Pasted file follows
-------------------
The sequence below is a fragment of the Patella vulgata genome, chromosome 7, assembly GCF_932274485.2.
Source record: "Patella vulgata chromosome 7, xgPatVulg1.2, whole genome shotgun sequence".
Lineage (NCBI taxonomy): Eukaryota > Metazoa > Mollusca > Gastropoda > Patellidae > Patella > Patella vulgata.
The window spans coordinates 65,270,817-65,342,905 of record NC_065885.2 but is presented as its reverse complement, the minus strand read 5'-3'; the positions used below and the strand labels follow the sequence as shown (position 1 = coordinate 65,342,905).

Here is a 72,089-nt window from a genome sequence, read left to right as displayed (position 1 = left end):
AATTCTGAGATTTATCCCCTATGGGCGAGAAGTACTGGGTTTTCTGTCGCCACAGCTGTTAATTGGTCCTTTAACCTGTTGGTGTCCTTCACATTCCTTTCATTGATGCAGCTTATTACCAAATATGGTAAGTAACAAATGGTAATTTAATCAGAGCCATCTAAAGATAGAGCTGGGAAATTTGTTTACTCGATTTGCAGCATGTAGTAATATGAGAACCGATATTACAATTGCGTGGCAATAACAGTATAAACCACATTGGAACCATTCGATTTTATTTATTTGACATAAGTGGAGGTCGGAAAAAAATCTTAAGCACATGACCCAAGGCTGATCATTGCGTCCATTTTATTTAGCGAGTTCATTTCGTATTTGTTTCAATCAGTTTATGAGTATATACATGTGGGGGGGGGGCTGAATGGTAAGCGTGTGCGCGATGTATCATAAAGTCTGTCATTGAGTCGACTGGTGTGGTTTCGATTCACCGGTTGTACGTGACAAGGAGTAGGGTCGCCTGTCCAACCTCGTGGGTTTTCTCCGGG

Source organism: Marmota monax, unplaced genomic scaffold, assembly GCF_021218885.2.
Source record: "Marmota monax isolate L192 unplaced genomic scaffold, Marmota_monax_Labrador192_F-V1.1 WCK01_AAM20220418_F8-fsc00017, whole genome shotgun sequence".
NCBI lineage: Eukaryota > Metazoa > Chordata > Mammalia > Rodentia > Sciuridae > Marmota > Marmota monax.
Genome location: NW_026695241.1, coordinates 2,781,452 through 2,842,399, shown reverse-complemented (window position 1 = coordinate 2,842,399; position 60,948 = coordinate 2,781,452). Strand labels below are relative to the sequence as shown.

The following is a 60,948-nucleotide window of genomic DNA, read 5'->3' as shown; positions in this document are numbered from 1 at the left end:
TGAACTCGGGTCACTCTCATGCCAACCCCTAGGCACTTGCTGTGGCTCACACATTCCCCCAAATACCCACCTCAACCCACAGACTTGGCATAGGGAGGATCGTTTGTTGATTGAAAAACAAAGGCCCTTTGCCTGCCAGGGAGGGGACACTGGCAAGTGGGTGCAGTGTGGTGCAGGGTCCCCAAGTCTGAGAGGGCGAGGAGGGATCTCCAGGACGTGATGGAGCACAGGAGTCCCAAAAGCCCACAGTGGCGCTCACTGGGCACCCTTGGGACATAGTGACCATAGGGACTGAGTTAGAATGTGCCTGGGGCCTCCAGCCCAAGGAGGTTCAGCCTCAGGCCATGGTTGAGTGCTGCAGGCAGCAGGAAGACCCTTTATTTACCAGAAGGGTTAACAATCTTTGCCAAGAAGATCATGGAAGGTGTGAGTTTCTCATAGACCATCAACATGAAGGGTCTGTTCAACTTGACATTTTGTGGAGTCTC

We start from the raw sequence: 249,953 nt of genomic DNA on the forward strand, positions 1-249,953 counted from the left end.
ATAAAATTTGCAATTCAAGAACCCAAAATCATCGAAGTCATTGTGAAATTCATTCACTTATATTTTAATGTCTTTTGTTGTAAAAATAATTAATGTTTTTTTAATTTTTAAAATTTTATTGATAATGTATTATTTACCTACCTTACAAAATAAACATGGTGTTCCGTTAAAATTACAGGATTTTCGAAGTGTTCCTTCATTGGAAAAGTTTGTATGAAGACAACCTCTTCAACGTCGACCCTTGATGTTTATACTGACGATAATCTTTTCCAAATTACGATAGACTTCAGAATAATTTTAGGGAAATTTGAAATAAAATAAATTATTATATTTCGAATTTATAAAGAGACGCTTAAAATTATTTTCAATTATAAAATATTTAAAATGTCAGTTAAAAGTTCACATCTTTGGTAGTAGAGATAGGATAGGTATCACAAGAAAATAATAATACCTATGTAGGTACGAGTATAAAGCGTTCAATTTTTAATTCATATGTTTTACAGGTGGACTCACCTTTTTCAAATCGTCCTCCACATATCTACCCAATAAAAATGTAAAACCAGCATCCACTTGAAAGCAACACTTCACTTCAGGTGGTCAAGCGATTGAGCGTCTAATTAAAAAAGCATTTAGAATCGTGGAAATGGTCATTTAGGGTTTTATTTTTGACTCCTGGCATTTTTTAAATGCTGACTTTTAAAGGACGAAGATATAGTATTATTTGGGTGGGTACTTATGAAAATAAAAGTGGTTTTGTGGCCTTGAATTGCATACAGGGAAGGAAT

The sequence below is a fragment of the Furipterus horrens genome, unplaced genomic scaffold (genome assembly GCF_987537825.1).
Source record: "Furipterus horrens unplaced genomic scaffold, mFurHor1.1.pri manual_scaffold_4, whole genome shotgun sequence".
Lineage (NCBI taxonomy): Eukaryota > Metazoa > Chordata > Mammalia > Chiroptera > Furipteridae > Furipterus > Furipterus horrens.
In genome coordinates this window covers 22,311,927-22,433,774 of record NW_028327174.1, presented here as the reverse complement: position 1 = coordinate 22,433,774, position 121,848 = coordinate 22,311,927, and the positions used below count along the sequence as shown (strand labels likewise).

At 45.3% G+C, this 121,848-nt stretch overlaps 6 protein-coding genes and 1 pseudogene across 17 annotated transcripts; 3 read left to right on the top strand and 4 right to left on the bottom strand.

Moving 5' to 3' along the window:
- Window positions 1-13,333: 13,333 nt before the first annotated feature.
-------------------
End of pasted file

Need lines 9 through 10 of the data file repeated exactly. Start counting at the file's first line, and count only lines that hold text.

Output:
NCBI lineage: Eukaryota > Metazoa > Chordata > Mammalia > Rodentia > Sciuridae > Marmota > Marmota monax.
Genome location: NW_026695241.1, coordinates 2,781,452 through 2,842,399, shown reverse-complemented (window position 1 = coordinate 2,842,399; position 60,948 = coordinate 2,781,452). Strand labels below are relative to the sequence as shown.